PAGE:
“It is not the answer that enlightens, but the question.” – Eugene Ionesco

Getting good information is impossible without asking a good question. Whether you are participating in a 5-WORDS survey or creating your own, it is essential to identify a good question.

The question itself is the starting point for all of the knowledge it can activate. A poorly positioned question can garner inaccurate or irrelevant results, contributing nothing to the cultural conversation about important topics.

A well-positioned question, on the other hand, will yield fascinating results that can often be applied across several topics.

What does this mean for you? Ultimately, you should not waste your time answering a bad question. But if you see a great question, your answer may lead to a conversation that changes the world.

1. The first step in identifying a great question is understanding the asker’s goals.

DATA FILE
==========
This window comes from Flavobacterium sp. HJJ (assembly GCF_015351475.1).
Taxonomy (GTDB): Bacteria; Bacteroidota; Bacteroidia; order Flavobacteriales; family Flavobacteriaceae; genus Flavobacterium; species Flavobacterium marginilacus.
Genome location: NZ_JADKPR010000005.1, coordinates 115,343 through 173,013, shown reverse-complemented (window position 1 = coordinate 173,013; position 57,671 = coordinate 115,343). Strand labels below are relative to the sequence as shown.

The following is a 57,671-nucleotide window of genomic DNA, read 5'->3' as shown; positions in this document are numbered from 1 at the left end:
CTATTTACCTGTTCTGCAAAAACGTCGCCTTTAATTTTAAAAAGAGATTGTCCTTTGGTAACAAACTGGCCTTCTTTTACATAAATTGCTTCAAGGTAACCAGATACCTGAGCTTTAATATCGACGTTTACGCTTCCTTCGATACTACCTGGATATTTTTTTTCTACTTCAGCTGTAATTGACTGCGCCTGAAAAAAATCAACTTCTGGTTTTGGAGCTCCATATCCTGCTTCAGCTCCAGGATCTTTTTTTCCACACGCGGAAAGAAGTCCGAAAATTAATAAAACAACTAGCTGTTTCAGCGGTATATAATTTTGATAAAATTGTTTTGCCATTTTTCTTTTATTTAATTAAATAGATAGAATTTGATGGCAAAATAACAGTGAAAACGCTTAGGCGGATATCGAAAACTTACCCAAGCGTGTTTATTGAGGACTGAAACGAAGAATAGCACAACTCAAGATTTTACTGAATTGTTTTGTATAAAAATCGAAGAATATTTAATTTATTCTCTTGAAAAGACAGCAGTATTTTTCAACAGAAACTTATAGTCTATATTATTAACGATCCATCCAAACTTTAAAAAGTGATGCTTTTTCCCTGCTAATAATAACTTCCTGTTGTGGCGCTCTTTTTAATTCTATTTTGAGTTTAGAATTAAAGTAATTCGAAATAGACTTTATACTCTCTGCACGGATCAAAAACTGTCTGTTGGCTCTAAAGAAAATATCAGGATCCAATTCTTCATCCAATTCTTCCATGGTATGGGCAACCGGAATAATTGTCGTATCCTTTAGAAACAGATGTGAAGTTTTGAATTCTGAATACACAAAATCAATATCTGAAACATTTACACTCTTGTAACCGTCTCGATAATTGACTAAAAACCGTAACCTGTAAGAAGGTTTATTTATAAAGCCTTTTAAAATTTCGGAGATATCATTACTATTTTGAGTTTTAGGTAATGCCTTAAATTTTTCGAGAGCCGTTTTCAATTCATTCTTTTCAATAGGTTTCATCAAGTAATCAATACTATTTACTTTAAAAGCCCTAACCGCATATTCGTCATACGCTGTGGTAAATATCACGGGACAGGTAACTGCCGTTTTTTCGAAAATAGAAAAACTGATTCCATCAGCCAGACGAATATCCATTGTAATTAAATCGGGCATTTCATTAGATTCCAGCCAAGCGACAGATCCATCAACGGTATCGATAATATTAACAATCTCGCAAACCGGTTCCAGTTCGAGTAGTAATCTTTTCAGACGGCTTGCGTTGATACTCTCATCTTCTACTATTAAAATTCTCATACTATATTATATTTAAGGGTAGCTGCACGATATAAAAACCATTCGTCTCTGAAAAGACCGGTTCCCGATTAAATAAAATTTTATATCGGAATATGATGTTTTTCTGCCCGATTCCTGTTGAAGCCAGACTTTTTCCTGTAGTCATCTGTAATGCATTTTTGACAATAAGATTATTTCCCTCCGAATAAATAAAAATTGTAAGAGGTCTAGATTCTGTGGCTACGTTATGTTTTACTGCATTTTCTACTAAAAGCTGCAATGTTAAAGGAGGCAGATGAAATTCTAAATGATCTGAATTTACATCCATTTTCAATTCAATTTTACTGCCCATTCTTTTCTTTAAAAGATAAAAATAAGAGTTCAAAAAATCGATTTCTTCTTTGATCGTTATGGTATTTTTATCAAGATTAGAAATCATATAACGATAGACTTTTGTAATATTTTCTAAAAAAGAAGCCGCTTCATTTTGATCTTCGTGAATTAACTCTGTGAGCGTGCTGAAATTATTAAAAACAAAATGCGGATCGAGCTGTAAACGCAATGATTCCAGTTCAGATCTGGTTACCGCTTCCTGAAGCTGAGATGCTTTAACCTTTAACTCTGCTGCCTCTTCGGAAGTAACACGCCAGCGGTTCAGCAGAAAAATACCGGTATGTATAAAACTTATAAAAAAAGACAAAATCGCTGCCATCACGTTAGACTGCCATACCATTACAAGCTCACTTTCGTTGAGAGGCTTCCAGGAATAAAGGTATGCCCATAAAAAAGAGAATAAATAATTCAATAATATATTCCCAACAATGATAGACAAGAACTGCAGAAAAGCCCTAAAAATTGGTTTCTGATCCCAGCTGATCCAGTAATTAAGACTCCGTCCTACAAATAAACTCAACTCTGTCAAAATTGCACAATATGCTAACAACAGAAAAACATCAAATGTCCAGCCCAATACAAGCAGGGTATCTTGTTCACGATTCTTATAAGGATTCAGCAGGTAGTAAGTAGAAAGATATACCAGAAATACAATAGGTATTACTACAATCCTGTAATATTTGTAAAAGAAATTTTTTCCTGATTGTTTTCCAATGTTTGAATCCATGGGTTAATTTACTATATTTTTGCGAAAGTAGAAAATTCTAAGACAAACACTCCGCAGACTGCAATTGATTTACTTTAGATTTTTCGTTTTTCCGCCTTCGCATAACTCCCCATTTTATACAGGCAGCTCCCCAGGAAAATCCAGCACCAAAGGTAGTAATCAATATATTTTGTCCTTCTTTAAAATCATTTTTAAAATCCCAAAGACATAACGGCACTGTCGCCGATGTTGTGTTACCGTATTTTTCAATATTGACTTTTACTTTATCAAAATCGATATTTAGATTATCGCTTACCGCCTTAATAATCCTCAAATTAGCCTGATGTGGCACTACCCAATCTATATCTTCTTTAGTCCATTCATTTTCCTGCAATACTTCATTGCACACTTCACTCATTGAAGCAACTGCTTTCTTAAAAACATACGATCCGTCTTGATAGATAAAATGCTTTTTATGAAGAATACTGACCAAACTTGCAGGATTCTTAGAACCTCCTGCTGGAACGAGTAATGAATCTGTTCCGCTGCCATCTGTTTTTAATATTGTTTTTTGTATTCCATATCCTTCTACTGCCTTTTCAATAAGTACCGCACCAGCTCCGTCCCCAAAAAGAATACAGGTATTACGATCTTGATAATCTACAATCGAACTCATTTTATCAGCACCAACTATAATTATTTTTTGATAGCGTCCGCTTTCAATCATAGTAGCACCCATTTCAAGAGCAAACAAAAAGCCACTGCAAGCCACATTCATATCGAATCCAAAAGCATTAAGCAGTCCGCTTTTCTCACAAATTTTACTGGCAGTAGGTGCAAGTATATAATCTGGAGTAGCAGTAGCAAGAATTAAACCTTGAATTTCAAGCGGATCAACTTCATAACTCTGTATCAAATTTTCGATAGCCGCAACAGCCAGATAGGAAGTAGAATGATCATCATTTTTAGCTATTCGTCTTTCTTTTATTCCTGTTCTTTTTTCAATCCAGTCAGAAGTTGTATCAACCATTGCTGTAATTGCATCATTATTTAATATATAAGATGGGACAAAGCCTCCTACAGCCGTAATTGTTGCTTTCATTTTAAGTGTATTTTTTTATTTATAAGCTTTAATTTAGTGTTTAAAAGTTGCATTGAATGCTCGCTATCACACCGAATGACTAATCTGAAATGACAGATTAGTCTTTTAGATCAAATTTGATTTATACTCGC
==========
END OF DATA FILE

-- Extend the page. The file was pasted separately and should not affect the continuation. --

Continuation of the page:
If it is unclear what a question wants to achieve, you may contribute your voice to a questionable cause or provide irrelevant answers, wasting both your and the surveyor’s time. Every question has a goal to achieve, and it is important that you consider what that is.

2. The second step is to approach every question objectively.

Acknowledge and understand the language that every question uses, so you might understand that they want you to think.

The 5-WORDS solution is built to activate deep thought and get beyond asker bias, but you may want to consider the question before providing your insights.

Locate loaded language and assess the automatic responses your mind brings up; this can reveal important insights both about the question and yourself.

3. The final step is to make sure your answers address the question.

It would be easy, for example, to answer a question about “Bernie Sanders” with words like: “socialist, senator, Vermont.” But do these answers get to the heart of the question? Answer honestly, but understand the question. Ensuring that you are providing genuine answers is the only real way to benefit the discourse.

When in doubt? Try creating a question of your own so you can really understand how people write the questions you answer. After all, everything informs the collective!

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